DURING the World War II, a large number of Indian prisoners of war (PoWs) were kept in North Africa in temporary camps at Bengazi, Sirte, Agela and further west up to Tripoli, the capital of Lybia. The purpose of retaining majority of the Indian PoWs in North Africa was three fold. Firstly to use them as labour to help in the German war effort in the desert, secondly to make them join the INA legion, raised in Germany by Netaji Subhas Chandra Bose and thirdly to delay the registration of Indian PoWs as per Geneva convention as their registration would give them the rights of PoWs.
Gen Erwin Rommel, however, refused to use the INA legion on the war front.
Despite General Rommelís refusal to use the legion, the German authorities still continued to keep it intact. They also continued to enlist more Indian PoWs into the INA from the newly captured troops. There were even reports from various camps about coercing the prisoners to join the INA legion by keeping them on scanty food.
I was among the four-dozen PoWs, who were brought to the Agela camp from Benghazi in the first week of July 1942. We were assigned the job to load ammunition on trucks and fill diesel into tankers manually.
By afternoon we had developed blisters on our palms. For lunch we were given stale and dry chapattis, which we ate by soaking them in coffee. By 3.30 pm, nine of us stopped working and told the NCO through sign language that we are being forced to work against the rules of the Geneva Convention. The NCO threatened to shoot us. One of the sentrys fired in the air. Panicking some of our comrades restarted the work, and the rest of us had to follow suit.
At night the guards served us a mug of macaroni and coffee and we retired to sleep on the bare floor and in the same clothing, which we had worn since our capture by the enemy on June 29, 1942.
Next day we were again taken to the arsenal dump early in the morning. By midday the blood was oozing from blisters on our palms. Exactly at 3.30 pm the whole group again struck work. The NCO called the officer who threatened us to fall in line. We refused and held our ground.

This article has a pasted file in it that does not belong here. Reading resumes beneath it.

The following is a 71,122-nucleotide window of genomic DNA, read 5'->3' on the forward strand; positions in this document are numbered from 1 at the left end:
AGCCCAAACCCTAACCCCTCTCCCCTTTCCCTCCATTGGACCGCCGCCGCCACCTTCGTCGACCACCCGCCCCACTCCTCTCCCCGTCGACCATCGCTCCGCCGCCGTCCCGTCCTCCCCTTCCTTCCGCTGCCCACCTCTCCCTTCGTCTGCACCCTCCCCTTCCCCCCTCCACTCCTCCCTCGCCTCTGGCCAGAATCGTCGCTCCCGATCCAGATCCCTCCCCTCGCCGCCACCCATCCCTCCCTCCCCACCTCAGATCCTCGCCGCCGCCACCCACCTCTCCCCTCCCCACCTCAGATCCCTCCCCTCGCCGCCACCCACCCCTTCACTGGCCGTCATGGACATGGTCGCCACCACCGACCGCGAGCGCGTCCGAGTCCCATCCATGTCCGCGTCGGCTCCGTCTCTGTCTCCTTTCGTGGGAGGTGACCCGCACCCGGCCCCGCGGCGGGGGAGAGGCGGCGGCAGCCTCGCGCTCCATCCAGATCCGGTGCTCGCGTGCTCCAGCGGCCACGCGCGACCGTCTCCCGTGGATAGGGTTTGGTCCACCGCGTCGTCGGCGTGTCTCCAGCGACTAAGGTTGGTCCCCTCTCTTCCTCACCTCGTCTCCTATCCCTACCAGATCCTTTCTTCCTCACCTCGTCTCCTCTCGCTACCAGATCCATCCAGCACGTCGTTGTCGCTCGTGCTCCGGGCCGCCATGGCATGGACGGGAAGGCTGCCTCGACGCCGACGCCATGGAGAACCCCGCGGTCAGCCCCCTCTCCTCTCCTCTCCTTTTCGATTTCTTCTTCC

Meanwhile, an army staff car came there. A young German subaltern and a senior officer got down. I stepped forward, explained our predicament and showed him our bleeding hands. The officer ordered the Italian officer to relieve us forth with and dispatch us to next camp. We were then taken to the Sirte PoW camp late at night.
Next afternoon we were told to reassemble. Two Indians, one in neat safari suit, wearing a turban and the other in a white cap, white kurta and dhoti, addressed us and called us to join the legionís struggle to free India from the British rule.
We asked them whether the German Government had agreed to air-drop us on the Indian soil to join the freedom struggle there. We found them fumbling for answers as it was clear that they had been tutored to play the part.
That sealed the discussion and with-in half an hour we were told to embark on a waiting military truck. We reached a big PoW camp at Tripoli near the harbour. The sanitary conditions in the camp were very unhygienic. Most of the PoWs were suffering from dysentery and anaemia.
Slowly the news trickled in that the British Army has stopped the German Army at Al-amein and stalled the German advance towards Cairo. The Americans had also declared war against the Japanese and Germans after an unprovoked attack on the Pearl Harbor by the Japanese in June 1942. There were also reports that American marines were on their way to the ports of Tunis and Algeria with-in next few weeks and the allied naval forces had become active in the Mediterranean.
On October 9, 1942, we were told to vacate the camp. There were around 3,000 Indian PoWs at the camp. The first lot of about 700 prisoners were made to embark in a frigate, hastily converted to carry passengers by providing wooden ladders for climbing down into the basements. The convoy of rag-tag frigates, big and small, sailed at mid-night to cross the Mediterranean Sea.
At about 4.30 pm on October 10, 1942, we were formed into groups to do offer our evening prayers. As we commenced our prayers there was a deafening bang, and we saw seawater gushing into the basement. The bang caused commotion and panic all round. We rushed to the only ladder to reach the deck. The ladder in the second basement had broken down due to unruly rush and only a few PoWs managed to reach the deck and remainder remained trapped in the basement.
As we emerged on the deck the ship captain sounded the signal to abandon the ship. We saw the Atalion guards and staff of the ship being issued with life-saving jackets. When we also asked for jackets the Atalions refused. A tussle developed to grab the life saving item. Some of us succeeded and Mohammed Shafi, alias Hafiz, and I jumped into the sea. Many followed suit. The non-swimmers tried to cling to us and we had to push them with difficulty. The hot chimneys of the sinking ship had made the seawater nearly boiling. We grabbed a broken wooden plank, Hafiz on one side and I on the other.
The sea had become very rough by the time the frigate sank. At about 8.30 pm the waves surged high and tossed us in the foaming sea. My companion lost control. As we emerged out of a high wave, Hafiz disappeared under the water leaving me alone to continue my fight against death. Within minutes of his disappearance a bright light focussed on me. When my saviours pulled me out I was completely drained of energy and was in a semi-conscious state. Had they been late by a few minutes I would have also met the same fate as my other comrades.
By a twist of fate our rescuers were Germans and the ship was torpedoed by a British sub-marine.